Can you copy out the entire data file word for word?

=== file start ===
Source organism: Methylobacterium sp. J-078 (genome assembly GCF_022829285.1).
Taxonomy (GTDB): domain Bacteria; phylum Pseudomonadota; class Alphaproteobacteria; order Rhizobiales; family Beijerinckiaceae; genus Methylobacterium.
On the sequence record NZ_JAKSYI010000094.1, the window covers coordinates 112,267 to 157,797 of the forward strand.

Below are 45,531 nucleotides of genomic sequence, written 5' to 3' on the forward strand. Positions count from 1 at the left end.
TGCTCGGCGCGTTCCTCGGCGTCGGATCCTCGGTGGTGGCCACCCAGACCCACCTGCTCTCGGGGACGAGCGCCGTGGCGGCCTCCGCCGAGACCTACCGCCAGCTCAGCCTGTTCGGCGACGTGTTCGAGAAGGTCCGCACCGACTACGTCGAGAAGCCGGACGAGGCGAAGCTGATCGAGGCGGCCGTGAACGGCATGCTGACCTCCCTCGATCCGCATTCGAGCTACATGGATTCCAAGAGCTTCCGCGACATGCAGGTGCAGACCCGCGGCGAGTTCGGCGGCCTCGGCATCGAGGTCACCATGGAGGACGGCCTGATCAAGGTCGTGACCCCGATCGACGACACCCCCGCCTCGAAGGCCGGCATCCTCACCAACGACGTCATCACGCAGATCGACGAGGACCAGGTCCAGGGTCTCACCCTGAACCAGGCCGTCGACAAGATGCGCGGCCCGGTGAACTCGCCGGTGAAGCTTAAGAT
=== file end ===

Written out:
Source organism: Methylobacterium sp. J-078 (genome assembly GCF_022829285.1).
Taxonomy (GTDB): domain Bacteria; phylum Pseudomonadota; class Alphaproteobacteria; order Rhizobiales; family Beijerinckiaceae; genus Methylobacterium.
On the sequence record NZ_JAKSYI010000094.1, the window covers coordinates 112,267 to 157,797 of the forward strand.

Below are 45,531 nucleotides of genomic sequence, written 5' to 3' on the forward strand. Positions count from 1 at the left end.
TGCTCGGCGCGTTCCTCGGCGTCGGATCCTCGGTGGTGGCCACCCAGACCCACCTGCTCTCGGGGACGAGCGCCGTGGCGGCCTCCGCCGAGACCTACCGCCAGCTCAGCCTGTTCGGCGACGTGTTCGAGAAGGTCCGCACCGACTACGTCGAGAAGCCGGACGAGGCGAAGCTGATCGAGGCGGCCGTGAACGGCATGCTGACCTCCCTCGATCCGCATTCGAGCTACATGGATTCCAAGAGCTTCCGCGACATGCAGGTGCAGACCCGCGGCGAGTTCGGCGGCCTCGGCATCGAGGTCACCATGGAGGACGGCCTGATCAAGGTCGTGACCCCGATCGACGACACCCCCGCCTCGAAGGCCGGCATCCTCACCAACGACGTCATCACGCAGATCGACGAGGACCAGGTCCAGGGTCTCACCCTGAACCAGGCCGTCGACAAGATGCGCGGCCCGGTGAACTCGCCGGTGAAGCTTAAGAT